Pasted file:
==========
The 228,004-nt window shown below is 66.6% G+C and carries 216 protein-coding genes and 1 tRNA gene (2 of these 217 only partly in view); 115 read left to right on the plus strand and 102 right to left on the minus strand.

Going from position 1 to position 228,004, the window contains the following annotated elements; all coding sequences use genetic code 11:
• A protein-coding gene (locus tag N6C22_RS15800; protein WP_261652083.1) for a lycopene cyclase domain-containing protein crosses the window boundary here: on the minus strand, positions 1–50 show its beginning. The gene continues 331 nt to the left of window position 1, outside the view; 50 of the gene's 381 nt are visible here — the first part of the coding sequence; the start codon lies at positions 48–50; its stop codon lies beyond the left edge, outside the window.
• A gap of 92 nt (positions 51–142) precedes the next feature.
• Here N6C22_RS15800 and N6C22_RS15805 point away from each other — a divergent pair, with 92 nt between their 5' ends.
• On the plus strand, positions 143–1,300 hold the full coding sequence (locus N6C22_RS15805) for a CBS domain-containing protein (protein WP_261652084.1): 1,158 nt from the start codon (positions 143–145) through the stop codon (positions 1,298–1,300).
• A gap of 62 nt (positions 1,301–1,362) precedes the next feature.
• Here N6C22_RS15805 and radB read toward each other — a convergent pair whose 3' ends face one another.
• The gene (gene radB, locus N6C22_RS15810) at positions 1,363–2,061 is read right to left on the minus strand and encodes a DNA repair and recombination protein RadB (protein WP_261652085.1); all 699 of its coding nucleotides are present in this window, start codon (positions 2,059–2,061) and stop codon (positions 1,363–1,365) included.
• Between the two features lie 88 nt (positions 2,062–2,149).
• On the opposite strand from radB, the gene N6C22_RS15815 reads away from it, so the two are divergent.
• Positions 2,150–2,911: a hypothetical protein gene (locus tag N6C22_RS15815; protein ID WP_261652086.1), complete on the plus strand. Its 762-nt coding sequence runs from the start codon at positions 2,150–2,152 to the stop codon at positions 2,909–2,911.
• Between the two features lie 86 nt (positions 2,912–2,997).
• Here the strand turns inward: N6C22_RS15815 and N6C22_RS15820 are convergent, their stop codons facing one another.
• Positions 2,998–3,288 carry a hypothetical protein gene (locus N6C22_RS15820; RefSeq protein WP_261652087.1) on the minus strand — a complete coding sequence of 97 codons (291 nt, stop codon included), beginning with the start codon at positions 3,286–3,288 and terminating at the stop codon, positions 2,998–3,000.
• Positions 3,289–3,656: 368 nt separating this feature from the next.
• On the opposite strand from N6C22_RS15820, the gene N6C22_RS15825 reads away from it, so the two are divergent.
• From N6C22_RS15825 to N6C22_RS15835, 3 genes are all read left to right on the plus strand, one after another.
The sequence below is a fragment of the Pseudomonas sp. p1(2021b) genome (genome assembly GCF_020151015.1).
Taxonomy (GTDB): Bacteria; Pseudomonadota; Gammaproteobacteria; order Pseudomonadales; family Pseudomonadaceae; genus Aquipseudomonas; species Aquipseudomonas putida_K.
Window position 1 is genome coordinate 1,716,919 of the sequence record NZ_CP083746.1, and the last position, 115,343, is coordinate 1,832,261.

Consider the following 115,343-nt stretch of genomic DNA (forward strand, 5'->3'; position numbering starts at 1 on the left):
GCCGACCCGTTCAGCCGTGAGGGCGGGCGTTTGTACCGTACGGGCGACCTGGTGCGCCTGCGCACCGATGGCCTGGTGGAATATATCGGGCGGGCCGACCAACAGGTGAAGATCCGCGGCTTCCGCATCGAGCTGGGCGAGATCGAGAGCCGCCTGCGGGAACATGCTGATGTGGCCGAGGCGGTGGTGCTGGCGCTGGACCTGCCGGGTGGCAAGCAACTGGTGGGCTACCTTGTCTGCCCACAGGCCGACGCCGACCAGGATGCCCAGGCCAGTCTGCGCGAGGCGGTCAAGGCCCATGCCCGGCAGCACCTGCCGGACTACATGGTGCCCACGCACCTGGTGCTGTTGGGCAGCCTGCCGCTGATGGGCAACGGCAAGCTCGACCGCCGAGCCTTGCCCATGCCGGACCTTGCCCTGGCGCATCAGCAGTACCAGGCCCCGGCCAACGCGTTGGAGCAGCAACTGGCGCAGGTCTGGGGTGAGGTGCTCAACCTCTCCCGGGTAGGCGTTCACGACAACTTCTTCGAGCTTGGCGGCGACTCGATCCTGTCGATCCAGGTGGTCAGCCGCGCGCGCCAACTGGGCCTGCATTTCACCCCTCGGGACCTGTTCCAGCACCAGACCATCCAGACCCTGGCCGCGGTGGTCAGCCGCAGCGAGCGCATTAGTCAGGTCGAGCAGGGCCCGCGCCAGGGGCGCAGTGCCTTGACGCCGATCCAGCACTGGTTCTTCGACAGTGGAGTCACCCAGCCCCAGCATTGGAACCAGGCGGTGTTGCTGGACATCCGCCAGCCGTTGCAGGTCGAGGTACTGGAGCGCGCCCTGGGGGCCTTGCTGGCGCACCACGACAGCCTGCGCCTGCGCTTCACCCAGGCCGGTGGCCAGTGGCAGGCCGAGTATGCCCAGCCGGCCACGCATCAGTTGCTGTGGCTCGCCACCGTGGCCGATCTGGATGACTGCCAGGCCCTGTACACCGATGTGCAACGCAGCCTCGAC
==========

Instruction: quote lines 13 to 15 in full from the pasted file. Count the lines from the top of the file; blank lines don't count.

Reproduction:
• Between the two features lie 86 nt (positions 2,912–2,997).
• Here the strand turns inward: N6C22_RS15815 and N6C22_RS15820 are convergent, their stop codons facing one another.
• Positions 2,998–3,288 carry a hypothetical protein gene (locus N6C22_RS15820; RefSeq protein WP_261652087.1) on the minus strand — a complete coding sequence of 97 codons (291 nt, stop codon included), beginning with the start codon at positions 3,286–3,288 and terminating at the stop codon, positions 2,998–3,000.